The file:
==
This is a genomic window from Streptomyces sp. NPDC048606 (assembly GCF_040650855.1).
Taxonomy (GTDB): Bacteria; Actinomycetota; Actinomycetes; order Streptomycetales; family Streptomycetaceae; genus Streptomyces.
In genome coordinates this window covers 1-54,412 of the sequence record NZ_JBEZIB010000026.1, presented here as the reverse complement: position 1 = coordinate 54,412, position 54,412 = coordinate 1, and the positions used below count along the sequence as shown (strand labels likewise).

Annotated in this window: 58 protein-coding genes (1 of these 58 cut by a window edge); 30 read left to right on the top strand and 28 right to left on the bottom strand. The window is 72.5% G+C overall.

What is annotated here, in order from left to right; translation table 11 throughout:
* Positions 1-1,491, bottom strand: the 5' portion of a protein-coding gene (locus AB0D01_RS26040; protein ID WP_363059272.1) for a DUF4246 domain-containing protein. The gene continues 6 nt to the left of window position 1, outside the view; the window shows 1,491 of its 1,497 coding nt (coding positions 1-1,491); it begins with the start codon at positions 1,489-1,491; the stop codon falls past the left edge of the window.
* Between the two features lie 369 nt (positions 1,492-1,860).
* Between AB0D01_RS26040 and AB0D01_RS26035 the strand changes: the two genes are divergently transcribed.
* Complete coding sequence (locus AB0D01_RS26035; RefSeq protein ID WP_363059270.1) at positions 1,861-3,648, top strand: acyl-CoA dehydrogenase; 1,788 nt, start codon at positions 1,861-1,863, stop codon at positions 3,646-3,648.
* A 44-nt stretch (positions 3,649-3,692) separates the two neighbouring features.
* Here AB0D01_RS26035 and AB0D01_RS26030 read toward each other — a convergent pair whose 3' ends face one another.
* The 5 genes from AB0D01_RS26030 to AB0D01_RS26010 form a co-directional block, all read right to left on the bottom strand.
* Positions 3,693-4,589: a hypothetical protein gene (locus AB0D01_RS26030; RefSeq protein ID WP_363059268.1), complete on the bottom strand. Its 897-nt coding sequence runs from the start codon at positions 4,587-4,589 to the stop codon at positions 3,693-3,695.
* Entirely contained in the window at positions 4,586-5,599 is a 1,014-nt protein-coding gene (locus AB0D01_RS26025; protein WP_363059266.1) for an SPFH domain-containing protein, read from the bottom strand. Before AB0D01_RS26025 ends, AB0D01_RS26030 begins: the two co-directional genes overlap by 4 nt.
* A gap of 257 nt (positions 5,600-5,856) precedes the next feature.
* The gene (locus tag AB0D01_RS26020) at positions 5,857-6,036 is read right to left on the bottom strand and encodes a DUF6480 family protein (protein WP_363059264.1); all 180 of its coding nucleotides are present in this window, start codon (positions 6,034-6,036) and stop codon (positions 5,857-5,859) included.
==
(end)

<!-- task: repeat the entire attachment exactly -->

This is a genomic window from Streptomyces sp. NPDC048606 (assembly GCF_040650855.1).
Taxonomy (GTDB): Bacteria; Actinomycetota; Actinomycetes; order Streptomycetales; family Streptomycetaceae; genus Streptomyces.
In genome coordinates this window covers 1-54,412 of the sequence record NZ_JBEZIB010000026.1, presented here as the reverse complement: position 1 = coordinate 54,412, position 54,412 = coordinate 1, and the positions used below count along the sequence as shown (strand labels likewise).

Annotated in this window: 58 protein-coding genes (1 of these 58 cut by a window edge); 30 read left to right on the top strand and 28 right to left on the bottom strand. The window is 72.5% G+C overall.

What is annotated here, in order from left to right; translation table 11 throughout:
* Positions 1-1,491, bottom strand: the 5' portion of a protein-coding gene (locus AB0D01_RS26040; protein ID WP_363059272.1) for a DUF4246 domain-containing protein. The gene continues 6 nt to the left of window position 1, outside the view; the window shows 1,491 of its 1,497 coding nt (coding positions 1-1,491); it begins with the start codon at positions 1,489-1,491; the stop codon falls past the left edge of the window.
* Between the two features lie 369 nt (positions 1,492-1,860).
* Between AB0D01_RS26040 and AB0D01_RS26035 the strand changes: the two genes are divergently transcribed.
* Complete coding sequence (locus AB0D01_RS26035; RefSeq protein ID WP_363059270.1) at positions 1,861-3,648, top strand: acyl-CoA dehydrogenase; 1,788 nt, start codon at positions 1,861-1,863, stop codon at positions 3,646-3,648.
* A 44-nt stretch (positions 3,649-3,692) separates the two neighbouring features.
* Here AB0D01_RS26035 and AB0D01_RS26030 read toward each other — a convergent pair whose 3' ends face one another.
* The 5 genes from AB0D01_RS26030 to AB0D01_RS26010 form a co-directional block, all read right to left on the bottom strand.
* Positions 3,693-4,589: a hypothetical protein gene (locus AB0D01_RS26030; RefSeq protein ID WP_363059268.1), complete on the bottom strand. Its 897-nt coding sequence runs from the start codon at positions 4,587-4,589 to the stop codon at positions 3,693-3,695.
* Entirely contained in the window at positions 4,586-5,599 is a 1,014-nt protein-coding gene (locus AB0D01_RS26025; protein WP_363059266.1) for an SPFH domain-containing protein, read from the bottom strand. Before AB0D01_RS26025 ends, AB0D01_RS26030 begins: the two co-directional genes overlap by 4 nt.
* A gap of 257 nt (positions 5,600-5,856) precedes the next feature.
* The gene (locus tag AB0D01_RS26020) at positions 5,857-6,036 is read right to left on the bottom strand and encodes a DUF6480 family protein (protein WP_363059264.1); all 180 of its coding nucleotides are present in this window, start codon (positions 6,034-6,036) and stop codon (positions 5,857-5,859) included.